Originally a farming community from the Gold Rush days, the building of the Alaska Highway in 1942 allowed for affordable shipping of goods, and many farms went out of business. During the past five years or so, with an increasing appetite for self-sufficiency, new farms are once again starting up. A Saturday farmer’s market in the centre of town thrives in the summer (I counted at least a dozen food-filled tables when I was there). Aside from the vegetable growers, there’s a local creamery that makes its own artisan cheese and yogurt (Yukon’s only dairy farm), a birch syrup producer, and even a teaching farm, operated by the Tr’ondek Hwech’in First Nation, the only Indigenous-owned working farm north of 60 degrees. Apparently, the midnight sun gives off more than the average number of daylight hours to support the shorter growing season.
Feeling Alive in Tombstone Park
In any universe, the words “magical” and “Tombstone Territorial Park”, belong in the same sentence. Called Canada’s Patagonia, located approximately 110 kilometres (65 miles) north of Dawson City, the park is about as remote as you can get. The park gets its name from Tombstone Peak’s resemblance to a grave marker (the black jagged summit is coloured by dark magma that forced its way between the sedimentary layers) and though it might sound desolate, the dramatic landscape is very much alive, with colourful lichen, stunted shrubs, and abundant wildlife.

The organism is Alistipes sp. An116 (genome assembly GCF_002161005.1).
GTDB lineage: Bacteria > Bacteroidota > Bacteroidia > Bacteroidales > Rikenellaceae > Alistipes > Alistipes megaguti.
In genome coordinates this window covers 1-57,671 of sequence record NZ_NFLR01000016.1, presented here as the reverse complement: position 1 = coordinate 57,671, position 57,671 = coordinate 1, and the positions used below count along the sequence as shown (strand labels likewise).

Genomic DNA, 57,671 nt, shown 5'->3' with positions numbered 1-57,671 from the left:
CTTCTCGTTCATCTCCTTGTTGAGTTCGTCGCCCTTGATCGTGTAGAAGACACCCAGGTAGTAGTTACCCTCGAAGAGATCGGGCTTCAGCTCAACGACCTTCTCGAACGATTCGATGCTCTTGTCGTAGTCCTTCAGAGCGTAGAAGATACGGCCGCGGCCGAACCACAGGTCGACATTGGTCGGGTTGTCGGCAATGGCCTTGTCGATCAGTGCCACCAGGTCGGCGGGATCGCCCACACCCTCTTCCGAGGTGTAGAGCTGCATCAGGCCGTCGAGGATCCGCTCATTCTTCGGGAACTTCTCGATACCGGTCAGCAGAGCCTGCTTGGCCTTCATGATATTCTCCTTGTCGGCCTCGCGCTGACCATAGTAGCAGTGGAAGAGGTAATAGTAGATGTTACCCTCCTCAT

If you’re comfortable in the backcountry, you can hike in, but a helicopter ride with Trans North Helicopters will also get you there, providing a bird’s-eye view of the alpine lakes, rugged rocky peaks, and boreal forest regions along the way. In the south end of the park, you can find another strange phenomenon, the Yukon Ditch, a system of pipes, flumes, and trenches of wood and steel built during the Klondike Gold Rush to transport water to the gold fields in Dawson City, 160 kilometres (95 miles) away.
Dawson itself is a mish-mash of late-1800’s buildings, some fancy Victorian-style houses, and rustic log cabins. Due to the permafrost, the streets are unpaved, with boardwalks for sidewalks. Local taverns still have the feeling (and décor) of the “ladies and gents” beer parlours of the 1970s.
Old Dawson City Brings In the New
Even though the town plays strongly on its history, it isn’t stuck in the past. Innovative businesses are popping up, like Bonton & Co, a cute little eatery that uses local ingredients and its own in-house butcher/charcuterie to whip up amazing dishes. There’s the Dawson Lodge, a new boutique-hotel-meets-Airbnb accommodation. Perhaps most excitingly, there is the planned summer 2021 opening (pandemic permitting) of the Midnight Sun Hotel, a Gold Rush-era replica building that previously housed a 1980’s hotel. It is undergoing renovations for its 2.0 revival that will add a contemporary shine to the town.
You might think that such a remote wilderness town on the edge of a river started, like so many in Canada, as a fur-trading settlement. Although First Nations had seasonal camps here for thousands of years, there was no European settlement until the Klondike Gold Rush. Then Dawson City swelled to more than 30,000, with the miners, prostitutes, bankers (like Robert Service), saloon owners, and shopkeepers that go along with a “boom town”. As the largest city west of Winnipeg and north of Seattle, it was dubbed the Paris of the North.